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Dylan Buell/dbuell@state-journal.com A statue of Whitney M. Young, Jr. looks over the west end of Kentucky State's campus.

Kentucky State University will give every first-time and full-time freshman a new laptop computer starting with the fall semester. 

Each freshman will get a Dell Latitude laptop with programs such as Windows 10 OS, Microsoft Office and anti-virus protection at no charge. These students will also have access to assistance from Dell and KSU’s information technology office, said a press release published on Thursday. 

The initiative is part of the university’s Quality Enhancement Plan, which aims to equip every student with technology and professional skills, according to the press release. 

KSU President M. Christopher Brown II said in the press release that faculty reported many students were using cellphones to retrieve assignments and other digital resources. KSU provides students with digital textbooks at no cost to the students and some studies show that downloading textbooks to cell phones rather than something larger like a computer or tablet can hinder student achievement, the release said.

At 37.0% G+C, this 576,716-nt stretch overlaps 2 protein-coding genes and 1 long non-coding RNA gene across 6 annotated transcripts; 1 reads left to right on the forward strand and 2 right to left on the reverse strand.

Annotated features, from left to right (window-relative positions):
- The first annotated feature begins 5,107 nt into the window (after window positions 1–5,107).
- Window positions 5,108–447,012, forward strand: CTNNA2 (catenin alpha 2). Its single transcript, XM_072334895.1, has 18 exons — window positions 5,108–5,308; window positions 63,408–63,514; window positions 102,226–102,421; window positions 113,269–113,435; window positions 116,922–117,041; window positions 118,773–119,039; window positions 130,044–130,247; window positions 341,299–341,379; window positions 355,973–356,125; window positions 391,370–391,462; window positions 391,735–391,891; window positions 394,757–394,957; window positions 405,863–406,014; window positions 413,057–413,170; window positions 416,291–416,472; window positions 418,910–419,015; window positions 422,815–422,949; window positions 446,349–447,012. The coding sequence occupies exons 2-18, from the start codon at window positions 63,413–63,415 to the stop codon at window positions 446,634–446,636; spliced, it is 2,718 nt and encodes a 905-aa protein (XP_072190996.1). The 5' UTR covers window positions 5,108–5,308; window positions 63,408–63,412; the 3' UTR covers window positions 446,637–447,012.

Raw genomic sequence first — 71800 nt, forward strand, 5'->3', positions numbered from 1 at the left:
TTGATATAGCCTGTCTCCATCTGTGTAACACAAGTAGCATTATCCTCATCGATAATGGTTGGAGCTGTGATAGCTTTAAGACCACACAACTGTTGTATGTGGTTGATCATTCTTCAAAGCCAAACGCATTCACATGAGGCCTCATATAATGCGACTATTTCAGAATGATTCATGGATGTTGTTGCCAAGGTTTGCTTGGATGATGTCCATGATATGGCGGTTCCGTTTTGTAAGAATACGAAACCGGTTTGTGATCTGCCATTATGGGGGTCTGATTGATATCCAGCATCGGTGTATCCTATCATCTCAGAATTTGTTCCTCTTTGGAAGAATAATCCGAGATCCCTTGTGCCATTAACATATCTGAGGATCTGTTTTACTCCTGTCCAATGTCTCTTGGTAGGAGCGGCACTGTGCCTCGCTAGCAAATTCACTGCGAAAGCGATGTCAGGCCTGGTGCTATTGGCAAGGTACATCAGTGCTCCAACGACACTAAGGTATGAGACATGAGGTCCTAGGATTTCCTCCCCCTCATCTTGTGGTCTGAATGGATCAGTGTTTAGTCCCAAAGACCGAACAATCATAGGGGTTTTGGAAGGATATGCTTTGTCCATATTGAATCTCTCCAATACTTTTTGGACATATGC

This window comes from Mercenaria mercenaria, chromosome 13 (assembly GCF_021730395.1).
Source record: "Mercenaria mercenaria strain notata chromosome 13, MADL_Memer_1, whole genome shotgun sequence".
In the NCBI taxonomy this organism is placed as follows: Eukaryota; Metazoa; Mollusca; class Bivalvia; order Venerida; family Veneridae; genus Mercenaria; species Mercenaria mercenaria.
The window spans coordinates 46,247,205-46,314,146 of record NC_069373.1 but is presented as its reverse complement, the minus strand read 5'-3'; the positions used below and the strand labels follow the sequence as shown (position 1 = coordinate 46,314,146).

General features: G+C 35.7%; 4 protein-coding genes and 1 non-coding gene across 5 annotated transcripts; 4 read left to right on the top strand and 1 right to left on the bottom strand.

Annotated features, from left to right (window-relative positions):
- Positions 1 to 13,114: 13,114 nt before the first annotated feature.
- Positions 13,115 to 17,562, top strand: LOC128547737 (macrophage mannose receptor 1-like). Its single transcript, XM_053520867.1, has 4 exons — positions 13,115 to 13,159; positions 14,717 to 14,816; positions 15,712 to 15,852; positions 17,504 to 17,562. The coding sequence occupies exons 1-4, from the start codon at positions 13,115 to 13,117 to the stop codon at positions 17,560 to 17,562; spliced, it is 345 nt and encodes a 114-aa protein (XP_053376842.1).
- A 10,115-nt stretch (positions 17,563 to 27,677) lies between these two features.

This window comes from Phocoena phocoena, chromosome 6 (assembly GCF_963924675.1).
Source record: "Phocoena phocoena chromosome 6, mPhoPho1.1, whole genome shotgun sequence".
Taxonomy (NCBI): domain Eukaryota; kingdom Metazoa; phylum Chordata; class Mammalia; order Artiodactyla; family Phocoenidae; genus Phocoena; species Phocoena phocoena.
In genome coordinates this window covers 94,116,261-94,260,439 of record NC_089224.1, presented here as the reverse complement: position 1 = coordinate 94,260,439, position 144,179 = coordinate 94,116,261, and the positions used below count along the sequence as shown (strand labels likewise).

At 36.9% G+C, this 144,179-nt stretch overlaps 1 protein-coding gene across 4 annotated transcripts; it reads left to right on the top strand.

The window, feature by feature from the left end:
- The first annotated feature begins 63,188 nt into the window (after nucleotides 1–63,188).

“Providing first-time, full-time students with technology is a proven comprehensive approach toward increasing student academic achievement and improving faculty-student relationships. Additionally, the pervasive use of digital tools in K-12 settings must be continued at the collegiate level in order to cement technological proficiency and millennial problem-solving expectations,” Brown said via the press release. “Our laptop initiative is one of several interventions being employed to accelerate academic outcomes at Kentucky State.”

Students will be responsible for the safeguarding of laptops, the release said. The devices will have a four-year warranty and students must notify KSU’s IT department as soon as possible with concerns about loss, theft, damage or malfunction of laptops. Once students complete course and degree requirements for graduation, they will receive a title transfer of ownership of their laptop. 

A new laptop isn’t the only change for incoming KSU freshmen. The university announced earlier this month that out-of-state students’ tuition will be reduced beginning this fall from roughly $9,500 to $5,775. 

Current KSU students who have Thorobred Promise, or a four-year tuition guarantee, will have their guarantee adjusted to reflect lower tuition levels. The change is part of a memorandum of agreement with Kentucky Council on Post Secondary Education that the Board of Regents approved during its June 6 meeting.

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